Divorce and tax, can there be two more horrible words in one sentence? Probably yes, but this time it is divorce and tax.
Divorce and tax
Divorce and tax go hand in hand. A divorce implies you were married. If you were married you were tax partners for Dutch income tax purposes. A divorce is a very wide subject, so is tax, hence I focus on a couple of aspects I think is important.
Remaining tax partners
The tax system offers the option to remain tax partners for the full tax year during which the divorce took place. This is an important aspect you need to discuss with your ex partner.
We have had the following situation.
The husband and wife are having a divorce, a lawyer is assisting them. It is a business divorce, not a fight divorce, which is good. The husband mentioned to the lawyer that he wishes to have the wife own in full their right now 50/50 owned house. The lawyer replies: that is a gift. The wife states to the lawyer that she waives her rights to the husband pension rights. The lawyer replies: that is convenient.
Divorce, lawyers and tax
This is the moment you need to understand that a lawyer is good at civil or family law, but not tax law. If the lawyer was more aware of tax issues, he would have known that the rights on a pension are huge, much higher financial amounts are involved than the value of the house. Hence his remark, that is convenient.
The reply about the gift is not true either. Between tax partners there are no gifts. Plus, the husband had not intended to name it as a gift, for him he felt morally compelled to leave behind his ex wife well taken care off.
As long as the couple in the divorce are tax partners, the above situation can be executed without gift tax being in place. But the fiscal partnership is more wide than this example, hence we strongly recommend to use the opportunity the Dutch tax office offers to remain tax partners in the year of divorce.
The mortgage interest is tax deductible for the house that was purchased and used as main residence. In case of an upcoming divorce it is possible that one of the partners no longer uses the house as main residence. Technically one partner cannot deduct his or her part of the mortgage interest anymore. The other partner cannot simply take this deduction over.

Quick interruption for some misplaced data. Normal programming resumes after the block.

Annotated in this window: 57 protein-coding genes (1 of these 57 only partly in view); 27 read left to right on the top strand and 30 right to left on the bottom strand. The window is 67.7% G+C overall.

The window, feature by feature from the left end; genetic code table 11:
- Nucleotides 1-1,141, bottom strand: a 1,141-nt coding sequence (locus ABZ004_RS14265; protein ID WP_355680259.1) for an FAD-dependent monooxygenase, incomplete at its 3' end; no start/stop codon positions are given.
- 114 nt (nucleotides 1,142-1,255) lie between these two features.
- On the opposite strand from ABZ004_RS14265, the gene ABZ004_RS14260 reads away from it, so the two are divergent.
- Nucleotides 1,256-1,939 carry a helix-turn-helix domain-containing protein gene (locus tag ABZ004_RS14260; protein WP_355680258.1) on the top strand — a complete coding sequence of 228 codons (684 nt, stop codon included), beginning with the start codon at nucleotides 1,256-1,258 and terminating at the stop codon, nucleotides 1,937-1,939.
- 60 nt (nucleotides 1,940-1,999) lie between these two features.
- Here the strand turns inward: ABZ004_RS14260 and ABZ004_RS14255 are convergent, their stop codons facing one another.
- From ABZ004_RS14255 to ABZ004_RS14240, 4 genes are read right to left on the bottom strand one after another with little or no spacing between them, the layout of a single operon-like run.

For this situation the rules have included an article that states that in the above mentioned situation the full mortgage interest can be deducted for a maximum period of 2 years, even though not both partners are living at that address.
Alimony and mortgage interest
It does happen that the partner that remains living in the house is not able to purchase the house of the ex partner as the income for the mortgage is not high enough. The couple then decide to leave it as it is and both partner own the house and mortgage. After the mortgage is final, one partner stays behind. The other partner pays alimony. Partner alimony is tax deductible, children alimony is not. You can look at it like children always cost money, divorce or not. The incoming alimony is a taxable income. Against this income you can set off the mortgage interest. However, only 50%, as 50% of the house is owned by the person living in the house.
Divorce for tax purposes
One small silly side note. We are often suggested that a divorce solves a tax issue. Most common example. Partner goes working in Dubai. Dubai knows no tax system. Wife stays in the home they own in the Netherlands. The Dutch tax office takes the standpoint that based on article 4 of any tax treaty the husband has also remained a Dutch tax resident. The tax free Dubai income is then suddenly taxed in the Netherlands.
The suggestion is to get a divorce
Now a risky topic is touched. The husband can mirror to the wife that this is all for tax purposes only, but is it? Is this not a cheap manner to get a profitable divorce, and still run off with a partner the wife was not aware of. That is the message we update both partners of. If you decide a divorce, then treat it as a true divorce. Suddenly the divorce tactic for fiscal purposes is no longer a topic.
Tax is exciting
We think tax is exciting, some are excited about a divorce. A divorce we never think is exciting. There is always some sort of drama involved and then the tax aspects are irrelevant. Often a second wind will bring parties to the table to also address the tax aspects. We will be glad to assist with the tax return, but please do not start divorce arguments with us present. Which has happened before ofcourse.